Archive for Viras

Less Than Hero

Posted in Aliens, Asian Horror, Asian Sci-Fi, Classic Horror, Evil, Fantasy, Giant Monsters, Nature Gone Wild, Science Fiction, UFOs with tags , , , , , , , , , , , , , , , , , , , , , , , , , , , , , , , , , , , , , , , , , , , , , , , , , , , , , , , , , , on March 8, 2015 by Drinkin' & Drive-in

Gamera: Super Monsters

There’s a reason they waited 15 years to do another Gamera movie after 1980’s Gamera: Super Monster. It took that long for the worst Gamera movie ever made to be purged from our memory banks. But the thing is, I DON’T FORGET. At least when it comes to giant monster movies. So nice try, Japan. It’ll be a cold day in Kitakyushu before you can put one over on me.

Gamera: Super Monster

Gamera: Super Monster isn’t really a stand alone movie, but rather a “greatest hits” muddled mess that relied on stock battle footage from all the other Gamera films to try and put one over on me. Zanon, an evil alien (aren’t they all?) arrives in our atmospheric zip code in a spaceship that looks suspiciously like the Imperial I-class Destroyer from Star Wars (1977). You hear his boom-y voice as he commands a Japanese (?) chick alien enlistee to enslave all of humanity. I think not; first they gotta get by Gamera, the giant turtle with reverse walrus tusks and fire that shoots out of every orifice.

Gamera: Super Monster

Where this thing rolls over on its back and can’t get up is when the three Superwomen, also from space (but working in disguise at pet shops and driving around in a Scooby Doo™ type mystery van), do some choreographed kung-fu cheerleader moves and suddenly appear in costume to put a screeching halt to this enslavement hoo-haw.

Gamera: Super MonsterOne of the Superwomen befriends a small boy with really f’d up teeth (think Timmy from South Park) who has a psychic connection to Gamera, whom the overdubbed voices think is pronounced “guh-MARE-uh” instead of something that sounds like “camera.” She gives him an enslaved turtle from the pet store, not knowing little bugger is you-know-who.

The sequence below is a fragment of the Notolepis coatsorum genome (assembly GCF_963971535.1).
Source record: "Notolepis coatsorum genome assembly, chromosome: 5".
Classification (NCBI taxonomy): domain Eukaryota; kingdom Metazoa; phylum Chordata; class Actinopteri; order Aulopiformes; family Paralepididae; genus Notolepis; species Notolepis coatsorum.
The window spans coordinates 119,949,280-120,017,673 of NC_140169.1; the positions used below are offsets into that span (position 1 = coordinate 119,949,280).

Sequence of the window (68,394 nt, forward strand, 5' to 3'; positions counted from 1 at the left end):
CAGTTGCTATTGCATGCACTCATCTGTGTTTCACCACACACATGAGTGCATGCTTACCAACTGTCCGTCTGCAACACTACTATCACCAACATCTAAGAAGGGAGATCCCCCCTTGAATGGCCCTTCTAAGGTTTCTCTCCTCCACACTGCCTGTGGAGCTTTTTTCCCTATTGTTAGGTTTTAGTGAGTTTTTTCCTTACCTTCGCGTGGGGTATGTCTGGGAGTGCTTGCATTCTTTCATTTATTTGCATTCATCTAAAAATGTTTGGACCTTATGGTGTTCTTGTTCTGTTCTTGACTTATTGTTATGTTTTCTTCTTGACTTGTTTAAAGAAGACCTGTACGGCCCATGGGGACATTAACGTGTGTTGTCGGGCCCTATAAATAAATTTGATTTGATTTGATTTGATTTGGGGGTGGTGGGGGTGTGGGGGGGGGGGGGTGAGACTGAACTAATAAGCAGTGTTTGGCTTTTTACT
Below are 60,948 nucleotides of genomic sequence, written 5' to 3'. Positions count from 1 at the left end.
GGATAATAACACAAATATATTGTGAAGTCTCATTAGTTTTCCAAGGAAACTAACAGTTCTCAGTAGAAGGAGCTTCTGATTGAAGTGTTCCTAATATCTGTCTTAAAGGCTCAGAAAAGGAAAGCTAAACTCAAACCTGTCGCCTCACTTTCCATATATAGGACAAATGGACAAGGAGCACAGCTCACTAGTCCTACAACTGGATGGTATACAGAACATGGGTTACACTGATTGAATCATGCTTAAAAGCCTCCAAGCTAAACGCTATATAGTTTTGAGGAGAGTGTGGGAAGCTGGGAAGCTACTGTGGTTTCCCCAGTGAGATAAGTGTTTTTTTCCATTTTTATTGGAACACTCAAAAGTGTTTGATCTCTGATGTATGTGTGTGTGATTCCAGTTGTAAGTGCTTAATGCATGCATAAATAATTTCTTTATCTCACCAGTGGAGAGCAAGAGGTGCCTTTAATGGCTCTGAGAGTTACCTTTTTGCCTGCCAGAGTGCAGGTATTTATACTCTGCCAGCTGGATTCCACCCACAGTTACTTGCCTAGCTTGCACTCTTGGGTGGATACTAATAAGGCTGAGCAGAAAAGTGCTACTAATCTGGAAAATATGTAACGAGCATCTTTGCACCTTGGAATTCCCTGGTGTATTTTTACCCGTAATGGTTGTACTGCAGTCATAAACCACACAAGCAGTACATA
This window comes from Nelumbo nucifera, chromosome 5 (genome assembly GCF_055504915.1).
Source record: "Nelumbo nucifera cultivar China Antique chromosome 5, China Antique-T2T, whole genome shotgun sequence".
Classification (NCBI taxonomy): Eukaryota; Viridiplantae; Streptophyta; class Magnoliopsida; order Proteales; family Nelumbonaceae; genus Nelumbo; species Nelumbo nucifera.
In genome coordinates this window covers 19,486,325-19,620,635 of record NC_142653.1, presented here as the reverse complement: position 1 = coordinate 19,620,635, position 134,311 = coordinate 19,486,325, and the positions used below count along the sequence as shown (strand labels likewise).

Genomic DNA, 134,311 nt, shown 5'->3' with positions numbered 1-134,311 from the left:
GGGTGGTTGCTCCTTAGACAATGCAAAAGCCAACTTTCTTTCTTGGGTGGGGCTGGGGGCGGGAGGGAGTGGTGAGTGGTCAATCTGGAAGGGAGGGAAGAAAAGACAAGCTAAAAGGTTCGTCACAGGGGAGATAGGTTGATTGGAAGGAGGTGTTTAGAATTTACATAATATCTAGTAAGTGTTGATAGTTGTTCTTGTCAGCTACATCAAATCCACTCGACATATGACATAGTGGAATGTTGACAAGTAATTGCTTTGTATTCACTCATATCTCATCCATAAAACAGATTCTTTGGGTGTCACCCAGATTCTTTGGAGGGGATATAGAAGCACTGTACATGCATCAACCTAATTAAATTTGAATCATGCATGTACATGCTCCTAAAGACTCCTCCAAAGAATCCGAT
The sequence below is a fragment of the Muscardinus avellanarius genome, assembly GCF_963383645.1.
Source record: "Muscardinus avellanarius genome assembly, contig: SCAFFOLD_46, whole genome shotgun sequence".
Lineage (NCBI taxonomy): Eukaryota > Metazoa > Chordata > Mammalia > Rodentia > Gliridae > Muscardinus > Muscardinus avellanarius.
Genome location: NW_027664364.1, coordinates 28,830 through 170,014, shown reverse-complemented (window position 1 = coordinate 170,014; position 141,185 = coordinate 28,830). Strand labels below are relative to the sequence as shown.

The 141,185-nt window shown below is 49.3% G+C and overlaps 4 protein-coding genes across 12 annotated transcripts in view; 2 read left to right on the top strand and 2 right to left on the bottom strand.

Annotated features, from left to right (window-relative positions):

Gamera: Super Monster

Too much plot. Time to cram in stock footage of Gamera smack-smacking all his other foes: Gyaos (vampire pterodactyl with an anvil shaped head – an ongoing pain in Gamera’s protective shell), Jiger (fat ass dinosaur), Guiron (space reptile with a head shaped like a chef’s knife), Viras (giant space squid, who, when cooked properly, could be served with rice balls and any variety of noodles), Zigra (a flying shark with razor sharp dorsal fins designed to cut the gut of enemies and then feast on their guts), and Barugon, the lizard with the longest tongue ever. And he can fart rainbows. Not kidding, he really does.)

Gamera: Super Monster

The Spacewomen don’t do much more than change their clothes every five minutes and hang around while the evil space woman tries to get the other monsters to make turtle soup out of Gamera so Zanon can assume the position. Then there’s the painfully prolonged scene where she and the f’d up tooth boy transport to the beach to watch the monsters piledrive each other (cut to the stock footage), with no one else in the city even noticing the kaiju are even there.

Gamera: Super Monster

The previous seven Gamera movies – known as the Shōwa series – are camp classics, mostly made for kids, but highly entertaining to adults when augmented by some Sapporo tall boys. Note: There was supposed to be Gamera vs. Garasharp in 1972, but the movie studio went bankrupt and they sold everything to Tokuma Shoten, who promptly lifted his kimono and squeezed out the mega-turd Gamera: Super Monster. Okay, uncalled for stereotyping; He probably wore Dockers™.)

Gamera: Super Monster